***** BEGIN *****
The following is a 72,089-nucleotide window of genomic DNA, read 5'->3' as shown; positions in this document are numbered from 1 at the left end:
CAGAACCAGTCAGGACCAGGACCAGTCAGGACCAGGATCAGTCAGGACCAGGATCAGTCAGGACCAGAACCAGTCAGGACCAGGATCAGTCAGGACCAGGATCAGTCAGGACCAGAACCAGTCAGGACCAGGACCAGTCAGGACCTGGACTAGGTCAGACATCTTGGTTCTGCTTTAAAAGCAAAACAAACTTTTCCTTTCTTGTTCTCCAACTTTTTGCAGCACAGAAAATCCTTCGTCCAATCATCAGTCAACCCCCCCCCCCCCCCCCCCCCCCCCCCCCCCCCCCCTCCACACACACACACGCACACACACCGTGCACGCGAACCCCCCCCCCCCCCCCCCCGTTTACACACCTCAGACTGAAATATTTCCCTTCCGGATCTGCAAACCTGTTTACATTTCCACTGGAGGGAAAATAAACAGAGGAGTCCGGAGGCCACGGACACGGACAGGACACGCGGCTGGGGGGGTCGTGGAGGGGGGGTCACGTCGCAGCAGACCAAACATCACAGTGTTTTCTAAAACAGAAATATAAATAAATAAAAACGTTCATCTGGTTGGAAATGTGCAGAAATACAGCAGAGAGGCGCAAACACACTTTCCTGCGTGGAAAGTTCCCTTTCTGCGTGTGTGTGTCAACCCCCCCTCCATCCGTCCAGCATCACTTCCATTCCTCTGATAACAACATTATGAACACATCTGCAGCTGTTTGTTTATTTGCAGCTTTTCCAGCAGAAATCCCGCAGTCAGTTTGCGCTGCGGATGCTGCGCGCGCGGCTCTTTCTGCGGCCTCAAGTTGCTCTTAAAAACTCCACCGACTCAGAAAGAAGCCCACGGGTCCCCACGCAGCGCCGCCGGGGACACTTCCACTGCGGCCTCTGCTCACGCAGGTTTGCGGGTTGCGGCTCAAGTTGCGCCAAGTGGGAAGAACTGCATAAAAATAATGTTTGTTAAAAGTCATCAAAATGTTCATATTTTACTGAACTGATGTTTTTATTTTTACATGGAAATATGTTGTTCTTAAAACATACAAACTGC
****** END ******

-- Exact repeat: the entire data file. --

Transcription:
The following is a 72,089-nucleotide window of genomic DNA, read 5'->3' as shown; positions in this document are numbered from 1 at the left end:
CAGAACCAGTCAGGACCAGGACCAGTCAGGACCAGGATCAGTCAGGACCAGGATCAGTCAGGACCAGAACCAGTCAGGACCAGGATCAGTCAGGACCAGGATCAGTCAGGACCAGAACCAGTCAGGACCAGGACCAGTCAGGACCTGGACTAGGTCAGACATCTTGGTTCTGCTTTAAAAGCAAAACAAACTTTTCCTTTCTTGTTCTCCAACTTTTTGCAGCACAGAAAATCCTTCGTCCAATCATCAGTCAACCCCCCCCCCCCCCCCCCCCCCCCCCCCCCCCCCCCTCCACACACACACACGCACACACACCGTGCACGCGAACCCCCCCCCCCCCCCCCCCGTTTACACACCTCAGACTGAAATATTTCCCTTCCGGATCTGCAAACCTGTTTACATTTCCACTGGAGGGAAAATAAACAGAGGAGTCCGGAGGCCACGGACACGGACAGGACACGCGGCTGGGGGGGTCGTGGAGGGGGGGTCACGTCGCAGCAGACCAAACATCACAGTGTTTTCTAAAACAGAAATATAAATAAATAAAAACGTTCATCTGGTTGGAAATGTGCAGAAATACAGCAGAGAGGCGCAAACACACTTTCCTGCGTGGAAAGTTCCCTTTCTGCGTGTGTGTGTCAACCCCCCCTCCATCCGTCCAGCATCACTTCCATTCCTCTGATAACAACATTATGAACACATCTGCAGCTGTTTGTTTATTTGCAGCTTTTCCAGCAGAAATCCCGCAGTCAGTTTGCGCTGCGGATGCTGCGCGCGCGGCTCTTTCTGCGGCCTCAAGTTGCTCTTAAAAACTCCACCGACTCAGAAAGAAGCCCACGGGTCCCCACGCAGCGCCGCCGGGGACACTTCCACTGCGGCCTCTGCTCACGCAGGTTTGCGGGTTGCGGCTCAAGTTGCGCCAAGTGGGAAGAACTGCATAAAAATAATGTTTGTTAAAAGTCATCAAAATGTTCATATTTTACTGAACTGATGTTTTTATTTTTACATGGAAATATGTTGTTCTTAAAACATACAAACTGC